Calories - too much or too little?

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    Calories - too much or too little?

    Heya 'bees!

    So I started my fitness journey six weeks ago: I went from 0 hours of exercise a week to my goal of 14 hours a week (2 hours of moderate to intense working out including HIIT/Cardio/Weights/Yoga per day).

    To give a bit of a breakdown of how I built up to that:

    Week 1: 5.5 Hours/week
    Week 2: 7.5 Hours/week
    Week 3: 10.75 Hours/week
    Week 4: 11.5 Hours/week
    Week 5: 13 Hours/week
    Week 6: 14.5 Hours/week

    I'm loving working out this much and feeling great (no burnout at all!), but while I'm extremely proud of my work ethic (and feel very lucky that I have so much time spare time to workout), I still consider myself to be a bit of a fitness noob, so I wanted to ask a couple questions:


    1) I'm currently eating around 2000cal of a fairly balanced diet per day. Is this too much? Too little? I'm 30y/o, 5'6 (167cm), and currently 196lbs (88.5kg)... which brings me to my next question...

    2) Is it normal to STILL not have lost any weight? I've lost a ton of inches all over (and am slowly-but-surely getting happier with what I see in the mirror), but I was actually 190lbs (86.2kg) when I started.


    Any help would be appreciated! Thanks! <3


    Additional info:

    - Prior to getting into fitness I lost 75lbs (34kg) through diet alone (1300cal/day with no real attention to macros at all) over the last 3 years, so I know to avoid all the usual pitfalls like drinking calories, not measuring food, ect.
    - Current diet as stated, is 2000cal/day. It's not the PERFECT diet, but I do pay a lot of mind to always load up on vegetables and protein, while keeping salt, sugar, and carbs on the lower end.
    - I take multi vitamins, omega-3s, and magnesium tablets daily.
    - I drink 3500 - 4000ml of water per day
    - I get 7-9 hours of sleep a night
    - My goal is body recomp

    #2
    Sounds like you are doing everything right:

    1. You know your nutrition.
    2. You have focus on protein intake.
    3. You are working out...
    4. You are seeing "mirror-progress".

    You train a lot, so as a beginner you have been building a good amount of muscle (beginner gainz)... muscle tissue is more dense than fat, so you loose inches, but not necessarily lbs.

    At one pount that might change... but for now it sounds like the perfect fat-to-muscle-transformation setup.

    Have fun...
    ​​

    Comment


      #3
      Your basal metabolic rate is 1,618 kcal a day.
      This means that if you would do nothing all day but lie completely still in your bed you would burn 1,618 kcal.
      Exercising can raise this but it is really dependend on your workout how much you would burn. Breaks in between sets for example don't count.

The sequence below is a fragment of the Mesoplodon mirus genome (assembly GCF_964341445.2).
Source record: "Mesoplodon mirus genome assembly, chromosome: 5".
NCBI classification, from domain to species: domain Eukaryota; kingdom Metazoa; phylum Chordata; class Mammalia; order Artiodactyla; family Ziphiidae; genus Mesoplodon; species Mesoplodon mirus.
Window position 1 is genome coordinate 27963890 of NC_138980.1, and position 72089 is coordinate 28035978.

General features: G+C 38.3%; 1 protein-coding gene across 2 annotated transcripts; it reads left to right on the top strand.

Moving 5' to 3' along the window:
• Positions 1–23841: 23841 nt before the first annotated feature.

The average woman can gain about 1 pound of muscle in a month, so I don't think that your weight gain is solely due to muscle. But losing inches does indicate that you are losing fat.

      On your diet, someone who has a balanced diet shouldn't need multi vitamins etc. It can even cause an overdose of some types of vitamines which can be dangerous.
      You drink way too much water, you should need around 1.5-2 liters a day. Drinking too much water in combination with limiting your salt intake can cause water poisoning (I'm not kidding, this exists. Your brain will swell up due to too much water and too little salt). Drinking a lot of water won't make someone lose weight though it can limit hunger feelings but that's mostly if you don't drink those 1.5 liters.

      So my advice would be, you're probably doing alright with the 2000 kcal, skip the supplements unless your doctor recommends it and drink less water

      Comment


        #4
        It's actually pretty easy to find out whether that's a good amount of calories for you (and my suspicion before I do any of the math is that it's too much since you're a smidge short and don't do much strenuous exercise).

        The first thing that can clue us in is that you've been at it for a while and are still at an obese BMI. If 2000 kcal were a healthy amount of food for you then you would have started moving towards a healthy weight already.

        I'm using the Miffling St. Jeor formula and work backwards from what we know.
        You're maintaining 88 kg on 2000 kcal so that would suggest a PAL of 1.3 (sounds low, but mild cardio and yoga don't burn many calories and there's always a >10% error bar on these things anyway).

        So for a BMI of 22 (most women have their healthiest weight below this) you'd need maintenance calories of about 1740 kcal. (Or if you didn't want to wait two years for the last two kilos and prefer to speed things up with a tad bit of dieting you could go for 1300 - 1500 kcal with at least 68 g of protein per day.).

        Comment


          #5
          While I agree with Noen as far as the weight loss part is concerned I would actually throw my hat into the make the noobie gainz while you can. If you are feeling good and can maintain the schedule (that is a ton of working out, got tired just reading it) then you should push on. Once the mirror sets start to look the same and the weight starts to either flatline or make a steady trend then you can aim for the weight loss.

          With the huge increases in exercise you are probably holding on to a lot of stress water and like HellYeah stated you are getting the gainz. Push that while they are there and easy to get. Do strength before weight loss, the more muscle you have the more expensive your body becomes and the easier weight loss tends to become.

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